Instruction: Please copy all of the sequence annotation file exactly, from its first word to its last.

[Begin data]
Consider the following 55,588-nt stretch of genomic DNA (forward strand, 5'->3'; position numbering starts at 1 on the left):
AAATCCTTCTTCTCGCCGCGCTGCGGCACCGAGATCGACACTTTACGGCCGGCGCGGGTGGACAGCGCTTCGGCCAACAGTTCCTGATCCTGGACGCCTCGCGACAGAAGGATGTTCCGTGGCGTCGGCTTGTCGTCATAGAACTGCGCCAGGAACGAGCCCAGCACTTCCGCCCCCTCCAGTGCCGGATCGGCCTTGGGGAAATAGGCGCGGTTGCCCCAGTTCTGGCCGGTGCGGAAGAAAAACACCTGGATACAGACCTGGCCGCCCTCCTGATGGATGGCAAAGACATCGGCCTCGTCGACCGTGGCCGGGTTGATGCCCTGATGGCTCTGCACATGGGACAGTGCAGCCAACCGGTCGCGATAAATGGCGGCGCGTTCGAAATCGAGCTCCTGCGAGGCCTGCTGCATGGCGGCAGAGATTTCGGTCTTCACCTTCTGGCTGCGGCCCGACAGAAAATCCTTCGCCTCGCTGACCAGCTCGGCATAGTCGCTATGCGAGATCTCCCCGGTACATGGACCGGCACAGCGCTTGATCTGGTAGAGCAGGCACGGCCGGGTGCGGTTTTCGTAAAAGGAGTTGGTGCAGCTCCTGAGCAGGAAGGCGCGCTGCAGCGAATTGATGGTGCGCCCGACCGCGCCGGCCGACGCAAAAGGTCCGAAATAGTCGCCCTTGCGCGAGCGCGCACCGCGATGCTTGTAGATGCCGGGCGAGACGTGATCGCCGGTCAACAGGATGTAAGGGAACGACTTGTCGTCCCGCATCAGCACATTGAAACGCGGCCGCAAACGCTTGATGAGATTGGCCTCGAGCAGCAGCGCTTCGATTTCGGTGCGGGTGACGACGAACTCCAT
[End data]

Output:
Consider the following 55,588-nt stretch of genomic DNA (forward strand, 5'->3'; position numbering starts at 1 on the left):
AAATCCTTCTTCTCGCCGCGCTGCGGCACCGAGATCGACACTTTACGGCCGGCGCGGGTGGACAGCGCTTCGGCCAACAGTTCCTGATCCTGGACGCCTCGCGACAGAAGGATGTTCCGTGGCGTCGGCTTGTCGTCATAGAACTGCGCCAGGAACGAGCCCAGCACTTCCGCCCCCTCCAGTGCCGGATCGGCCTTGGGGAAATAGGCGCGGTTGCCCCAGTTCTGGCCGGTGCGGAAGAAAAACACCTGGATACAGACCTGGCCGCCCTCCTGATGGATGGCAAAGACATCGGCCTCGTCGACCGTGGCCGGGTTGATGCCCTGATGGCTCTGCACATGGGACAGTGCAGCCAACCGGTCGCGATAAATGGCGGCGCGTTCGAAATCGAGCTCCTGCGAGGCCTGCTGCATGGCGGCAGAGATTTCGGTCTTCACCTTCTGGCTGCGGCCCGACAGAAAATCCTTCGCCTCGCTGACCAGCTCGGCATAGTCGCTATGCGAGATCTCCCCGGTACATGGACCGGCACAGCGCTTGATCTGGTAGAGCAGGCACGGCCGGGTGCGGTTTTCGTAAAAGGAGTTGGTGCAGCTCCTGAGCAGGAAGGCGCGCTGCAGCGAATTGATGGTGCGCCCGACCGCGCCGGCCGACGCAAAAGGTCCGAAATAGTCGCCCTTGCGCGAGCGCGCACCGCGATGCTTGTAGATGCCGGGCGAGACGTGATCGCCGGTCAACAGGATGTAAGGGAACGACTTGTCGTCCCGCATCAGCACATTGAAACGCGGCCGCAAACGCTTGATGAGATTGGCCTCGAGCAGCAGCGCTTCGATTTCGGTGCGGGTGACGACGAACTCCAT